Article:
Essential Terms Associated With Ice


Ice is the solid form of water, formed by freezing, the compaction of snow and the condensation of water vapour directly into crystals. The density of the ice is 0.9166, that is less than water, and thus Ice floats.
Ice Age- A geological period of widespread glacial activity, when Ice sheets covered large parts of the continents is called Ice Age.
Ice Barrier- The edge of the Ancient ice sheet is called ice barrier, for example, the Ross Ice Barrier.
Ice Blink- The glare from the underside of a cloud layer, produced by the reflection from an ice surface below, as in the case of an ice sheet or of pack ice, is called ice blink. This may produce eye irritation and even snow blindness.
Ice Cap- A permanent mass of ice covering plateaus and high latitude islands, but smaller than an ice sheet; for example Spitsbergen; Novaya Zemlya; Franz Josef Land
Ice Dam- A dam on river caused by clocks of ice, which may result in widespread flooding in spring and early summer, is called ice dam, as along the Siberian and Canadian rivers (also called Ice Jam)
Ice Edge-The boundary between open water and a mass of floating sea ice.
Ice- Field- The term refers to a large continuous area of Packice or sea ice by both USA and Britain definition. Generally it is used much more widely; for example, the Columbia Ice field in Jasper National Park, Alberta, Canada which is 130 square miles in area.
Ice Fall- A confused labyrinth of deep clefts and ice pinnacles formed by the intersection of ‘crevasses’ where a glacier steepens, is called Ice fall, for example, the glaciers moving down from the flanks of Mont Blank to the Chamonix valley, descending over 6000 feet in only 2 miles. The huge Khumbu ice fall was a major obstacle in the approach of dimbers to the South Col. Of Everest.
Ice Floe- a thin, detached, floating horizontal sheet of sea ice is called Floe; hence Ice Floe.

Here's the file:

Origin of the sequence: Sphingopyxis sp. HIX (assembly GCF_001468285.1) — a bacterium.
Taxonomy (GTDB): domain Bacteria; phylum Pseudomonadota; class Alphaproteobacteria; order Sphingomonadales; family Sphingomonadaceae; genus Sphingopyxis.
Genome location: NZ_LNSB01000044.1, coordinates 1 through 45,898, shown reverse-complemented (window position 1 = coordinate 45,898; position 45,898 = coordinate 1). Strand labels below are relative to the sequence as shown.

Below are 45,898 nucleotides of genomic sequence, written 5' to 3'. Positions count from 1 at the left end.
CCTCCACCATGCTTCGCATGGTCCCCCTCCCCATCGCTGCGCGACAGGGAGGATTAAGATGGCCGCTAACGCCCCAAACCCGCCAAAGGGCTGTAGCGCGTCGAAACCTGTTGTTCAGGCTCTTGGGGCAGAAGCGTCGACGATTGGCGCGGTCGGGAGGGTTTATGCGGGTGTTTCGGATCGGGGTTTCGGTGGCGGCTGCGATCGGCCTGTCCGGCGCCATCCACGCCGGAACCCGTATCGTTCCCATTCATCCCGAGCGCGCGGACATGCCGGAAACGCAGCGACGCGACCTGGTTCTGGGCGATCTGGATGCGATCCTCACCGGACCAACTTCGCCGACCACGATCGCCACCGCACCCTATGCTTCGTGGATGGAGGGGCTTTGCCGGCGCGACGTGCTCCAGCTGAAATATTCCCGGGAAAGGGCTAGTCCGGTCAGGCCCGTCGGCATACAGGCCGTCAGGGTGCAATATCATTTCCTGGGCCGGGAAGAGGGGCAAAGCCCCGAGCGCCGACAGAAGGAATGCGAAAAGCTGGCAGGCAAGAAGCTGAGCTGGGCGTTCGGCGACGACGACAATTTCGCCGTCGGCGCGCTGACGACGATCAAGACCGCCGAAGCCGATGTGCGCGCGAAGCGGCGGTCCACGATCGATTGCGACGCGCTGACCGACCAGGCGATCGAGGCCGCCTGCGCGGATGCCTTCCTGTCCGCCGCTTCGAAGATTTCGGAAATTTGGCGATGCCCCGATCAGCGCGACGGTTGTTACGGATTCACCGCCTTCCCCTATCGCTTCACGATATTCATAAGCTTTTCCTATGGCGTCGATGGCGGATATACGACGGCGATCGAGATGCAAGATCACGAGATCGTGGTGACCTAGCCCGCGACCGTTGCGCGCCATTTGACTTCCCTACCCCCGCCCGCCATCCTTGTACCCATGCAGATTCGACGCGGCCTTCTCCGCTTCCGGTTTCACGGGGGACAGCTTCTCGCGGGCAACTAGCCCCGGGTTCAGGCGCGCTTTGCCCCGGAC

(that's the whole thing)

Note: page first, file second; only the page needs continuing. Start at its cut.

Ice Fog- A fog consisting of minute ice crystals suspended in the air, in conditions of calm air and low temperatures, is called Ice fog.
Ice Front- A cliff of ice, the seaward face of a floating mass of ice, such as an ice shelf or tidal glacier, is called an Ice Front.
Ice Jam- A mass of broken ice fragments, especially during spring melting jammed in a narrow channel, causing flooding is called Ice Jam.
Icelandic Low- The mean sub polar atmospheric low pressure area in the North Atlantic Ocean between Iceland and Greenland, most marked in winter, it is not a very intense, stationary ‘low’, but an area of rapidly moving individual ‘lows’, interrupted by occasional periods of higher pressure.
Ice Shelf-A large floating ice sheet attached to the coastline is called an Ice Shelf for example, the Ross Ice Shelf.

Essential Terms Associated With Snow


The type of precipitation formed when water vapour condenses at a temperature below freezing point, so passing directly from the gaseous to the solid stage, and forming minute spicules of ice. These unite into crystals which are either ‘flat hexagonal plates’ or ‘hexagonal prisms’, revealing infinite variations in their patterns. These crystals aggregate into Snow Flakes, where the lower atmosphere is sufficiently cool, they will reach the ground without melting. Snow may be dry and powdery under low temperature conditions, as in Antarctica.
Snow Avalanche- A fall of snow down a hill side is called Snow Avalanche. It may be-
1.      Wind Slab- where the snow is crusted and compacted.
2.      A dry Snow Avalanche- usually of new snow in winter and
3.      A Wet Snow Avalanche- caused by a sudden spring thaw.
Snow Drift- A bank of snow drifted by the wind which has accumulated against obstacles, sometimes to great depths; this may block roads and railway lines, unless protected by barriers, sheds or snow drift fences.
Snow Field- An area of permanent snow which has accumulated in a basin shaped hollow among the mountains or on a plateau; for example, the Ewig Schneefeld near the Jungrau in the Bernese Oberland.
Snow Line- The lowest edge of a more or less continuous snow cover is called a snow line.
The Permanent Snow Line- is the level at which wastage of snow by melting in summer fails to remove winter accumulation. This varies with latitude, altitude and aspect. At the poles it lies at sea level, in south Greenland at 2000 feet, in Norway at 4 to 5000 feet, in the Alps about 9000 feet, in Eastern Africa at 16000 feet.
The Winter Snow Line-fluctuates from year to year, but is markedly lower than the permanent snowline. There is no permanent snow line in Great Britain, though in winter in the Highlands of Scotland snowline lies above 3000 feet for about 80 days.